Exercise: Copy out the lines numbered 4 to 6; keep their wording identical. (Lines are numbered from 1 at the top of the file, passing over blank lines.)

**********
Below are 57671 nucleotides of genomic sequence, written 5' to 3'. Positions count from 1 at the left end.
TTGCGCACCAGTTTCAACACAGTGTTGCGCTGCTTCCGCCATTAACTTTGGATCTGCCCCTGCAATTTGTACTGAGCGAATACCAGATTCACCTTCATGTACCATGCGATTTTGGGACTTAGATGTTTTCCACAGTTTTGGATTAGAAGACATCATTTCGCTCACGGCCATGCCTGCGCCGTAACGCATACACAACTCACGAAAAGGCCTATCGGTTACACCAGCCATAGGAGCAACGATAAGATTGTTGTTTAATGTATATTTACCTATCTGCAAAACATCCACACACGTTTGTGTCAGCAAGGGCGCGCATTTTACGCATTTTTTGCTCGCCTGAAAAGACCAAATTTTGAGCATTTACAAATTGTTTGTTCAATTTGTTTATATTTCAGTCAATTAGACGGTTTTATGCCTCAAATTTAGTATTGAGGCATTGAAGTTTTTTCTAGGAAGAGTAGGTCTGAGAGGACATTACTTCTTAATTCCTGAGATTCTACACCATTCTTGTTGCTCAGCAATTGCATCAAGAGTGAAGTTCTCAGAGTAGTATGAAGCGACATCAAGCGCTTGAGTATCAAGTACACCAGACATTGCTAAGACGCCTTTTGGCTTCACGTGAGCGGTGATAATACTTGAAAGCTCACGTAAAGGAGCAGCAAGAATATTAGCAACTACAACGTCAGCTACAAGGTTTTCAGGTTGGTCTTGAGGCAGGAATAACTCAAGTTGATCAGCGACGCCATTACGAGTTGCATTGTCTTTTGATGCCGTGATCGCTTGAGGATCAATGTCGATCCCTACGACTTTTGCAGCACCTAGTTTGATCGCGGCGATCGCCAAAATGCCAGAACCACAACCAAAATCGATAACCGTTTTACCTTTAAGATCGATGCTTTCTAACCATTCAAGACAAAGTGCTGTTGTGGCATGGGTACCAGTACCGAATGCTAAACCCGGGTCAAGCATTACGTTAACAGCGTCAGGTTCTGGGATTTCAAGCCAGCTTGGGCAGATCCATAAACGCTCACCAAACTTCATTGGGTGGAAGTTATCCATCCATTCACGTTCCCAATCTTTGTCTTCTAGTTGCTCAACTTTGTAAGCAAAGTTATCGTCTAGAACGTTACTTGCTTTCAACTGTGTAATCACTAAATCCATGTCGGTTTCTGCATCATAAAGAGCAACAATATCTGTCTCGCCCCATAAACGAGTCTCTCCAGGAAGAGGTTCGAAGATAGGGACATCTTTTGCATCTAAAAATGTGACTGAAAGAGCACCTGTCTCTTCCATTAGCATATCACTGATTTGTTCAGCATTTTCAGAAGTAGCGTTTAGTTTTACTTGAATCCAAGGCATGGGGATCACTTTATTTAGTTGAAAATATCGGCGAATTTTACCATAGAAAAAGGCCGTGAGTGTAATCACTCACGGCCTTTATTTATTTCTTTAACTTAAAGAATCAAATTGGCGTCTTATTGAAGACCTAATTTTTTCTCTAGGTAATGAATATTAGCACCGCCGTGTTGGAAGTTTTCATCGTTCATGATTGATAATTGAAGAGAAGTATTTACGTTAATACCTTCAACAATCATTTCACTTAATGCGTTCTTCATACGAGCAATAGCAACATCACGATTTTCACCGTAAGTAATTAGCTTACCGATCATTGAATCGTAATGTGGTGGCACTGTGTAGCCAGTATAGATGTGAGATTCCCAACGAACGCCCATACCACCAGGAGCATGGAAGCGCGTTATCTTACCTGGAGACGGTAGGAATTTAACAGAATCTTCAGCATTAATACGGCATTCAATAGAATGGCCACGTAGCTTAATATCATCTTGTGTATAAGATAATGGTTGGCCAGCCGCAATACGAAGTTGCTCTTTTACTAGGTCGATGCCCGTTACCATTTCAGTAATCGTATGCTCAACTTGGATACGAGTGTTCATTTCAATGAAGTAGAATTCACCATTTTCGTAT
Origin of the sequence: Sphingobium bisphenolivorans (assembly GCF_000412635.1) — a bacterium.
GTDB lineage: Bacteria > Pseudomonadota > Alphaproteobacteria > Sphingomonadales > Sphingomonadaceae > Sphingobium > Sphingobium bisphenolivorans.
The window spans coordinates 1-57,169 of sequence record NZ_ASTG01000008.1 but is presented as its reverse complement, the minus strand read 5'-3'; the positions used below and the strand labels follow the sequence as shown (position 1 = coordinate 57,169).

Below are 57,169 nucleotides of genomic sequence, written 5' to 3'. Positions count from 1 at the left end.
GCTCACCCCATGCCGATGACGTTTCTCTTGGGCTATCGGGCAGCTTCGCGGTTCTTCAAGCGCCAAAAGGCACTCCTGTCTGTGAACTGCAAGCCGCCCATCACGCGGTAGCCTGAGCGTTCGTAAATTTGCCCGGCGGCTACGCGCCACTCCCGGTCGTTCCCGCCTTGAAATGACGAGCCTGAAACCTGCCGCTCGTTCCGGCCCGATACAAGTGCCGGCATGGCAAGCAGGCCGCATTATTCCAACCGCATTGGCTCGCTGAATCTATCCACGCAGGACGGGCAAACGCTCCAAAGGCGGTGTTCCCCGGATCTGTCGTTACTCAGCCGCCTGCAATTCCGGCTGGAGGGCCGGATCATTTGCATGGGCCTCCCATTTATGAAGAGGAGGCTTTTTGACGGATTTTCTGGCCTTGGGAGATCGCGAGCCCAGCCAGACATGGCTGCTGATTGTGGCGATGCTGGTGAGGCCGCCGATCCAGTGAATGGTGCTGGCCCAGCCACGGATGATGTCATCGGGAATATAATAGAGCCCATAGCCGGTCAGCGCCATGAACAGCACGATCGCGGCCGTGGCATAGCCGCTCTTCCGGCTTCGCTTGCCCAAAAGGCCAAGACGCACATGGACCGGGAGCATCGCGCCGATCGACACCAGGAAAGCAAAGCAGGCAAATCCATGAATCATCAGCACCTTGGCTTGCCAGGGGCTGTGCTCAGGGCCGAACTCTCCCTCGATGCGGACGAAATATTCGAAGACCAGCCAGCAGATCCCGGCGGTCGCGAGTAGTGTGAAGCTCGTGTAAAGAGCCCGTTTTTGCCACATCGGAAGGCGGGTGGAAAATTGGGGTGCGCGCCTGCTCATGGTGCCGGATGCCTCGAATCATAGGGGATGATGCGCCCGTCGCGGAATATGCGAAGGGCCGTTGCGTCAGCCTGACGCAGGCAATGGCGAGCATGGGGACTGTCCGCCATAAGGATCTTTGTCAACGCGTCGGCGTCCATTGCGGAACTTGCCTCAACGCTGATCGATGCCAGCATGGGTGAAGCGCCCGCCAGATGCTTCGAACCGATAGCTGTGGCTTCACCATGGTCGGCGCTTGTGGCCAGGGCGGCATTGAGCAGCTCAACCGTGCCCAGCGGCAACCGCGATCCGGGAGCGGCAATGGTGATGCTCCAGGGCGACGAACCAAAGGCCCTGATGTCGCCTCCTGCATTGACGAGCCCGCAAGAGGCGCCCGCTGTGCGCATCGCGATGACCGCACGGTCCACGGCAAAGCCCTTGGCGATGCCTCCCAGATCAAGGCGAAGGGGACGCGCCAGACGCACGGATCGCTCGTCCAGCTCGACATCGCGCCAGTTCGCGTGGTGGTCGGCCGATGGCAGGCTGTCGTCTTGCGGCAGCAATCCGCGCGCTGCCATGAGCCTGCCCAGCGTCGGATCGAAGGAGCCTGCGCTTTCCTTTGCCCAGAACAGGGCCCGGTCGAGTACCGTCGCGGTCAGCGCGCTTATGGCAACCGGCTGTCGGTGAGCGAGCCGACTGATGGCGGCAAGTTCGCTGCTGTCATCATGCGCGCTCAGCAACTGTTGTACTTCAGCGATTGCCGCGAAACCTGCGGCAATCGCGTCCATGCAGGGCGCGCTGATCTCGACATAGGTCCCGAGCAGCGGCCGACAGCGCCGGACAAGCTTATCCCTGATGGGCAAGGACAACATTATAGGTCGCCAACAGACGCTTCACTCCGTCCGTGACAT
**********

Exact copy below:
GTDB lineage: Bacteria > Pseudomonadota > Alphaproteobacteria > Sphingomonadales > Sphingomonadaceae > Sphingobium > Sphingobium bisphenolivorans.
The window spans coordinates 1-57,169 of sequence record NZ_ASTG01000008.1 but is presented as its reverse complement, the minus strand read 5'-3'; the positions used below and the strand labels follow the sequence as shown (position 1 = coordinate 57,169).

Below are 57,169 nucleotides of genomic sequence, written 5' to 3'. Positions count from 1 at the left end.